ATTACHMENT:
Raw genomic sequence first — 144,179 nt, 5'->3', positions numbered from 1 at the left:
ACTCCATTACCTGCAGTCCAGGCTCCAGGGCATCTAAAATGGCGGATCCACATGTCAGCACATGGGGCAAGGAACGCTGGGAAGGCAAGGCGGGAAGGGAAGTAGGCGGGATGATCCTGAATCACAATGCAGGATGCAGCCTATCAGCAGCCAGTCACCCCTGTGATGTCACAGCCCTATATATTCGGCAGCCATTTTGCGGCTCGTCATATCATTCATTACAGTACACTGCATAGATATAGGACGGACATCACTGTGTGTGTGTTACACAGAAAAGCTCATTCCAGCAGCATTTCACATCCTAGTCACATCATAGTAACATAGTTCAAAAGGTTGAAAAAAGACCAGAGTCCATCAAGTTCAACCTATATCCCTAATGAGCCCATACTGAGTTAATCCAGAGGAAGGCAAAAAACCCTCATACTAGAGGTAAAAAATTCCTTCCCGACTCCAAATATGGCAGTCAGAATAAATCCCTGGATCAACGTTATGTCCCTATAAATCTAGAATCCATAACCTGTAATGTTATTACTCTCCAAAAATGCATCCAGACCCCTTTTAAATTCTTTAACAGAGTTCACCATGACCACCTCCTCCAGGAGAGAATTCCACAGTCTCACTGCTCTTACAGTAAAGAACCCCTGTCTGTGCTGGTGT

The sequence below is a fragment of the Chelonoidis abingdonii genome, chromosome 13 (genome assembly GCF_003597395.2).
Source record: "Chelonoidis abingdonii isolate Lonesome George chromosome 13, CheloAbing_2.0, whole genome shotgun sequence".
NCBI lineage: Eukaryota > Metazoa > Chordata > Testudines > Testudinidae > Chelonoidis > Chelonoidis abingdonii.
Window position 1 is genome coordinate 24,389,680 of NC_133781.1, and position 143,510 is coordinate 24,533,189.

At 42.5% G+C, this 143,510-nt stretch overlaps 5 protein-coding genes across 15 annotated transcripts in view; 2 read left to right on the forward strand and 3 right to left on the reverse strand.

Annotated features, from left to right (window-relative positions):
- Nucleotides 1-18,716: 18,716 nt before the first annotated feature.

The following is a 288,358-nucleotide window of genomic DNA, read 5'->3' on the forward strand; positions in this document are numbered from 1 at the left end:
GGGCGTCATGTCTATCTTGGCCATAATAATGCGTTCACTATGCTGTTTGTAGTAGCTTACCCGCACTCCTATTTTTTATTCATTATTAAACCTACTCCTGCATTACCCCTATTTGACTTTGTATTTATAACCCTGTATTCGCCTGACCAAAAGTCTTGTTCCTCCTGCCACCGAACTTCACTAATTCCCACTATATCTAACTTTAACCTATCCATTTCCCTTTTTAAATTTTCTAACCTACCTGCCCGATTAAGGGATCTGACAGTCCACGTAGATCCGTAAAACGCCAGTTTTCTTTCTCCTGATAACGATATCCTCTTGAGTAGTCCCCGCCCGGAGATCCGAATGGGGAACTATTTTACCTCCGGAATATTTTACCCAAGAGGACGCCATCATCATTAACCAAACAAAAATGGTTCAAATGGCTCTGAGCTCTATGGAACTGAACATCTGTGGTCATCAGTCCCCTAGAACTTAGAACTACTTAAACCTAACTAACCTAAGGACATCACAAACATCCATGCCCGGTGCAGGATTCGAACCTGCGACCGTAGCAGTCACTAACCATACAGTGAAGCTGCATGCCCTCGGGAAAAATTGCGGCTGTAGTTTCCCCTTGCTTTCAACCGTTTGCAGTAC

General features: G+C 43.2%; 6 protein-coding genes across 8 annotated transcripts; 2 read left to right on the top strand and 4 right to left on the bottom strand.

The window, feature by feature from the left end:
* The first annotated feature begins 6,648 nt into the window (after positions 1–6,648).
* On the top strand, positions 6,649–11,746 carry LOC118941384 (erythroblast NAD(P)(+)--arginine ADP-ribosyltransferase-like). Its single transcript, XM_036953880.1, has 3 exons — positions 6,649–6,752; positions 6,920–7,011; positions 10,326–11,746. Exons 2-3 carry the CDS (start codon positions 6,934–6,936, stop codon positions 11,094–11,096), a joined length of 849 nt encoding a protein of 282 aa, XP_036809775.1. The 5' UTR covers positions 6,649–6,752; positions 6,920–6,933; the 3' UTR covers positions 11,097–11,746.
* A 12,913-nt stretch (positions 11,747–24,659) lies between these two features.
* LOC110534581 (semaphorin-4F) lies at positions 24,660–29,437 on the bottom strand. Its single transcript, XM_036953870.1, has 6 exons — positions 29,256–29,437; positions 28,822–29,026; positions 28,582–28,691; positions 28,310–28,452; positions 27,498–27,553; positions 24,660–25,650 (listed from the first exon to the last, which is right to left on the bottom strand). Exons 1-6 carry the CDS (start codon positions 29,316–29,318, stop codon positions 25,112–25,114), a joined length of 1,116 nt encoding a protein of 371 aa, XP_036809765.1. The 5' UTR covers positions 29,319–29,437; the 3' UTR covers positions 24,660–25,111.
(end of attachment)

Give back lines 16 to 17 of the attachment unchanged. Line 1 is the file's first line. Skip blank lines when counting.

* A 12,913-nt stretch (positions 11,747–24,659) lies between these two features.
* LOC110534581 (semaphorin-4F) lies at positions 24,660–29,437 on the bottom strand. Its single transcript, XM_036953870.1, has 6 exons — positions 29,256–29,437; positions 28,822–29,026; positions 28,582–28,691; positions 28,310–28,452; positions 27,498–27,553; positions 24,660–25,650 (listed from the first exon to the last, which is right to left on the bottom strand). Exons 1-6 carry the CDS (start codon positions 29,316–29,318, stop codon positions 25,112–25,114), a joined length of 1,116 nt encoding a protein of 371 aa, XP_036809765.1. The 5' UTR covers positions 29,319–29,437; the 3' UTR covers positions 24,660–25,111.